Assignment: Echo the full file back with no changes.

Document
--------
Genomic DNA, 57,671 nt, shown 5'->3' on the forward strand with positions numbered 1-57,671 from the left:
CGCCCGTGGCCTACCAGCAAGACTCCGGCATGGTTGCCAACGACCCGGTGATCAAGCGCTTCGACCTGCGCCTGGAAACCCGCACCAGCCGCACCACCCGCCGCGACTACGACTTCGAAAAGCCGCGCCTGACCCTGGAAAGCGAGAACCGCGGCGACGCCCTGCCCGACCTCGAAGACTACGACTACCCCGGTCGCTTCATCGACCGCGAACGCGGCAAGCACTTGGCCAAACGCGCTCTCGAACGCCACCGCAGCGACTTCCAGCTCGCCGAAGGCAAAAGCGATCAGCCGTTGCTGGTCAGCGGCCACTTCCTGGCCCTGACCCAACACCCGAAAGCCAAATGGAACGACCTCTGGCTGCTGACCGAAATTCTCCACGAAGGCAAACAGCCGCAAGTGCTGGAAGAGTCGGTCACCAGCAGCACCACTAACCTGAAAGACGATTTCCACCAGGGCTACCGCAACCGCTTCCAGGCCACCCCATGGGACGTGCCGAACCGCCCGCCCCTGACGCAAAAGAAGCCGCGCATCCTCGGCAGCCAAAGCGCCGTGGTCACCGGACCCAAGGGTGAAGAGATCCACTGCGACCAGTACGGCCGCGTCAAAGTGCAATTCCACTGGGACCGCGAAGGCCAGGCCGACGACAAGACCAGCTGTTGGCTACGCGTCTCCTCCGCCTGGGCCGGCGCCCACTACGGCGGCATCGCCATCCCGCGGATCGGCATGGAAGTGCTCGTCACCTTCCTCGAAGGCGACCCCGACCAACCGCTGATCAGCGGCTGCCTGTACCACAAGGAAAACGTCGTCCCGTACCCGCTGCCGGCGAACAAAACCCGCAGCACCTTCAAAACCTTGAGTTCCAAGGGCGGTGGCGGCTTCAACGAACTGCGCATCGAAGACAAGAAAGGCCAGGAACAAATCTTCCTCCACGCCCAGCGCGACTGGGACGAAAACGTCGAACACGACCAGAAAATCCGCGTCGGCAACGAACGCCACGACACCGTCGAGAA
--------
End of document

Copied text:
Genomic DNA, 57,671 nt, shown 5'->3' on the forward strand with positions numbered 1-57,671 from the left:
CGCCCGTGGCCTACCAGCAAGACTCCGGCATGGTTGCCAACGACCCGGTGATCAAGCGCTTCGACCTGCGCCTGGAAACCCGCACCAGCCGCACCACCCGCCGCGACTACGACTTCGAAAAGCCGCGCCTGACCCTGGAAAGCGAGAACCGCGGCGACGCCCTGCCCGACCTCGAAGACTACGACTACCCCGGTCGCTTCATCGACCGCGAACGCGGCAAGCACTTGGCCAAACGCGCTCTCGAACGCCACCGCAGCGACTTCCAGCTCGCCGAAGGCAAAAGCGATCAGCCGTTGCTGGTCAGCGGCCACTTCCTGGCCCTGACCCAACACCCGAAAGCCAAATGGAACGACCTCTGGCTGCTGACCGAAATTCTCCACGAAGGCAAACAGCCGCAAGTGCTGGAAGAGTCGGTCACCAGCAGCACCACTAACCTGAAAGACGATTTCCACCAGGGCTACCGCAACCGCTTCCAGGCCACCCCATGGGACGTGCCGAACCGCCCGCCCCTGACGCAAAAGAAGCCGCGCATCCTCGGCAGCCAAAGCGCCGTGGTCACCGGACCCAAGGGTGAAGAGATCCACTGCGACCAGTACGGCCGCGTCAAAGTGCAATTCCACTGGGACCGCGAAGGCCAGGCCGACGACAAGACCAGCTGTTGGCTACGCGTCTCCTCCGCCTGGGCCGGCGCCCACTACGGCGGCATCGCCATCCCGCGGATCGGCATGGAAGTGCTCGTCACCTTCCTCGAAGGCGACCCCGACCAACCGCTGATCAGCGGCTGCCTGTACCACAAGGAAAACGTCGTCCCGTACCCGCTGCCGGCGAACAAAACCCGCAGCACCTTCAAAACCTTGAGTTCCAAGGGCGGTGGCGGCTTCAACGAACTGCGCATCGAAGACAAGAAAGGCCAGGAACAAATCTTCCTCCACGCCCAGCGCGACTGGGACGAAAACGTCGAACACGACCAGAAAATCCGCGTCGGCAACGAACGCCACGACACCGTCGAGAA